Bike paths and a growing Ballarat
I ride my bicycle to Sturt St to do my shopping and have for many years. I live 10 blocks away and can get into town in under 15 minutes. For the thousands of other residents who live in the surrounding suburbs, Sturt St is their local shopping centre. However, riding a bicycle in the centre of Ballarat is currently difficult. There is no bicycle infrastructure in our CBD, and there is no easy way in or through the centre of Ballarat on a bicycle in the absence of good, separated lanes. In cities around the world, and closer in Melbourne, it's been shown that improving amenity for people using active transport brings people and life to shopping precincts. It's essential to revitalisation strategies.The beautiful, safe, shady boulevard that runs along the islands from Pleasant St is currently almost inaccessible. A path through here would make these islands accessible to many more Ballarat residents and also be a tourist attraction in its own right. Once the islands begin to be more populated, the path diverges to either side of Sturt St to become Copenhagen lanes. These would be convenient, separated from car traffic, provide easy access to shops and businesses, and bring customers to the heart of town. To be able to travel easily and conveniently around Ballarat by bicycle will enable all to appreciate our beautiful, historic streets and provide benefits to our economy that many other cities and towns experience on making their streets people-friendly.
Melissa Pirie, Redan
The road changes to Sturt St may be a "winner" for cyclists, but those who drive will have more parking spaces removed and greater congestion on the roads. I suggest those who came up with this plan do four things. 1. Ride up Sturt St from east to west on a cold, windy, wet day. 2. Ride up Sturt St from east to west on a hot, windy day. 3. Count the number of cyclists who actually ride up Sturt St on these days. 4. Go back to their ivory towers and find a better solution for traffic congestion that does not impinge on the users of our streets.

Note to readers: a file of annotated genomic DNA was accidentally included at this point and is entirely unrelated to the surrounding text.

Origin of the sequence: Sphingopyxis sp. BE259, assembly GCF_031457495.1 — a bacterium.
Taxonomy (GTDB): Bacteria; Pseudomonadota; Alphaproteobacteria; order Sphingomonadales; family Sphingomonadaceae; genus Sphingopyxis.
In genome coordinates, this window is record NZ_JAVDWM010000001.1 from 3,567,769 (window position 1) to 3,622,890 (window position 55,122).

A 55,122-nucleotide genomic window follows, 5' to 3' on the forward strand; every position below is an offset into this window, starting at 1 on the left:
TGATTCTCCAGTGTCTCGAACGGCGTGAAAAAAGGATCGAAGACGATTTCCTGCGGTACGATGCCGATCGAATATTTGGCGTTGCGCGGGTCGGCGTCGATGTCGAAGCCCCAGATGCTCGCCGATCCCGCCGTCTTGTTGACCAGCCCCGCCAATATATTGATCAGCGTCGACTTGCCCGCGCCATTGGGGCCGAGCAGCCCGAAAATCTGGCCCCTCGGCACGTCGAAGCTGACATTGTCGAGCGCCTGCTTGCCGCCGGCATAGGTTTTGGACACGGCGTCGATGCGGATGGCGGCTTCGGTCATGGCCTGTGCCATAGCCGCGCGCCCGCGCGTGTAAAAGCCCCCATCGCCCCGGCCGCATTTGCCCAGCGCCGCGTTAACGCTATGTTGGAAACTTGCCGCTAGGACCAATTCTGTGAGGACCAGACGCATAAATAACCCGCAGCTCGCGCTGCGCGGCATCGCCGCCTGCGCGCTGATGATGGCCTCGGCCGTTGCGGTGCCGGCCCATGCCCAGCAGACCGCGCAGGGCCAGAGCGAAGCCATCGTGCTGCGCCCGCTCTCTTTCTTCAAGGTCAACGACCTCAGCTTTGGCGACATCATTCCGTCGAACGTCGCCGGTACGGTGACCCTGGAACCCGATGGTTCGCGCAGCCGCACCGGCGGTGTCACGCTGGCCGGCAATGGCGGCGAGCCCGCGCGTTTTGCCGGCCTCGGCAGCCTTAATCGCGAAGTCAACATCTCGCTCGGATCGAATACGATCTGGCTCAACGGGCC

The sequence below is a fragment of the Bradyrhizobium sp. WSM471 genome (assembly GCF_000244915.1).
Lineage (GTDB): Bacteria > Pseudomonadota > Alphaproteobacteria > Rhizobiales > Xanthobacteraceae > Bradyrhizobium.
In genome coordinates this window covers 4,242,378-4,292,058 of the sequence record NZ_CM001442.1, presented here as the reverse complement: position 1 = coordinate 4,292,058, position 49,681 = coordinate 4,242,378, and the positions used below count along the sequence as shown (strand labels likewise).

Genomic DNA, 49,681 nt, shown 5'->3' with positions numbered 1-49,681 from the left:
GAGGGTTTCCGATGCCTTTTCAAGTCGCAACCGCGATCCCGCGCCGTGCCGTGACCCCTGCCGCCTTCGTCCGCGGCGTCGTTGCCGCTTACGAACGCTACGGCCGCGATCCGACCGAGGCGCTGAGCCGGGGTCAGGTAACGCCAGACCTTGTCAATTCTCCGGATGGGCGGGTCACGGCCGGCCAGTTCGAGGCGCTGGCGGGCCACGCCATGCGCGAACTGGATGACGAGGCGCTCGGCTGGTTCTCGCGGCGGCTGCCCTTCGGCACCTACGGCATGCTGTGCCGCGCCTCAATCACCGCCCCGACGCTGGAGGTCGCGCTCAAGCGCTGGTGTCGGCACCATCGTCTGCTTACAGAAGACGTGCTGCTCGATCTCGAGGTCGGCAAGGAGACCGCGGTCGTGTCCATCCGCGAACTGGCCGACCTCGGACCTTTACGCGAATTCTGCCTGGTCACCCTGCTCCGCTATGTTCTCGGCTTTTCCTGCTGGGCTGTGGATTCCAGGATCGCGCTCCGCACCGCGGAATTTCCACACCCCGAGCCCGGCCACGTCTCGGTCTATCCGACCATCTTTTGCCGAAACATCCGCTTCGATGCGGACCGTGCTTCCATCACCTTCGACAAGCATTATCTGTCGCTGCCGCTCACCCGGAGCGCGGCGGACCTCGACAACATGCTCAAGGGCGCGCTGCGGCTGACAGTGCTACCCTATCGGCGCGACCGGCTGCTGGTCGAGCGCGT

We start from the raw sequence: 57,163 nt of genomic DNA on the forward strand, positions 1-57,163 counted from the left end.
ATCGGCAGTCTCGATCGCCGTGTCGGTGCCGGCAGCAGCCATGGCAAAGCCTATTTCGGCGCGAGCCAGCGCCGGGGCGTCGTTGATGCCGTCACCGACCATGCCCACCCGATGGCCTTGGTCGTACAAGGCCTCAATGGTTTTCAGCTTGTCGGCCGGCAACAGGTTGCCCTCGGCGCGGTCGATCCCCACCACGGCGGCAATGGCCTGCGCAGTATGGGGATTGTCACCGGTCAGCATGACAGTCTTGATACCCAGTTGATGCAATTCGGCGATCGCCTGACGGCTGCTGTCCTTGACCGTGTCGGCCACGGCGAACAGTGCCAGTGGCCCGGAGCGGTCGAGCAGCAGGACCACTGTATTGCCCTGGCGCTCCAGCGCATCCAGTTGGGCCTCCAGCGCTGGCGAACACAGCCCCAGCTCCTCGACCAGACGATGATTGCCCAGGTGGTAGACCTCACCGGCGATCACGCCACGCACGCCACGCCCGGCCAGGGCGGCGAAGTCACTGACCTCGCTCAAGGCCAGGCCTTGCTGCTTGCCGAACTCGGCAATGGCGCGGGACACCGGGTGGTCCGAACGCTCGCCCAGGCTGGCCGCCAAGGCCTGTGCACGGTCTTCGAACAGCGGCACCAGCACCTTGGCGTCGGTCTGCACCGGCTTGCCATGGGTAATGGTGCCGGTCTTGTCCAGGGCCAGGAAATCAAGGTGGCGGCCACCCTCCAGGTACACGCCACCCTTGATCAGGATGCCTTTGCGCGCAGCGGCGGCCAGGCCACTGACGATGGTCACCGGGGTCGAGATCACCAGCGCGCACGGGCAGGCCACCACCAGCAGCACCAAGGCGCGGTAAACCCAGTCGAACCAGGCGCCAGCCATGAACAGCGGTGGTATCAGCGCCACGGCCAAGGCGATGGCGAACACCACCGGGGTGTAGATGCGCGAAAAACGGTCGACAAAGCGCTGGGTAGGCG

Christine Crawford, Cardigan Village
If it’s worth doing, it’s worth doing badly
It seems that at this time of the year some football and netball clubs are holding try outs for their players, obviously to weed out the not so good from the better. Understandable to want to have the strongest team out on the park. If a child needs to try out for any team, then that child is not considered a valuable member. How does a parent/carer feel when their child tries harder to make up for lack of natural talent only to miss out due to last years best & fairest being a natural selection, but who could not attend try out because of injury or other reason? Time to give these clubs the boot and join a team who will appreciate you for the player and person that you are. Go on, give a country club a go. I dare ya!
David Appleby, Cardigan Village
Still an eyesore at our best entrance
'Oh Ballarat The Beautiful' That is the title of a song we sang as children. My recent visit to attend the recent Ballarat Orphanage reunion, was marred once again by the awful sight of the still vacant mess at 200 Victoria Street. I spoke to a resident of Stawell Street and asked how they could live opposite such an eyesore for nearly a decade. I don't think they see it anymore. Shame. I was out and about early on Thursday morning and saw the Council gardeners hard at work in Victoria St cutting the grass and watering the flower beds. They look lovely in readiness for the upcoming Begonia Festival but they don't compensate for the disgusting mess right at the gateway to one of the historical cities in the Golden Triangle. I wonder how many tourists are disillusioned about the city when the first thing they see is a bomb site.
Joyce Kendall, Burleigh Waters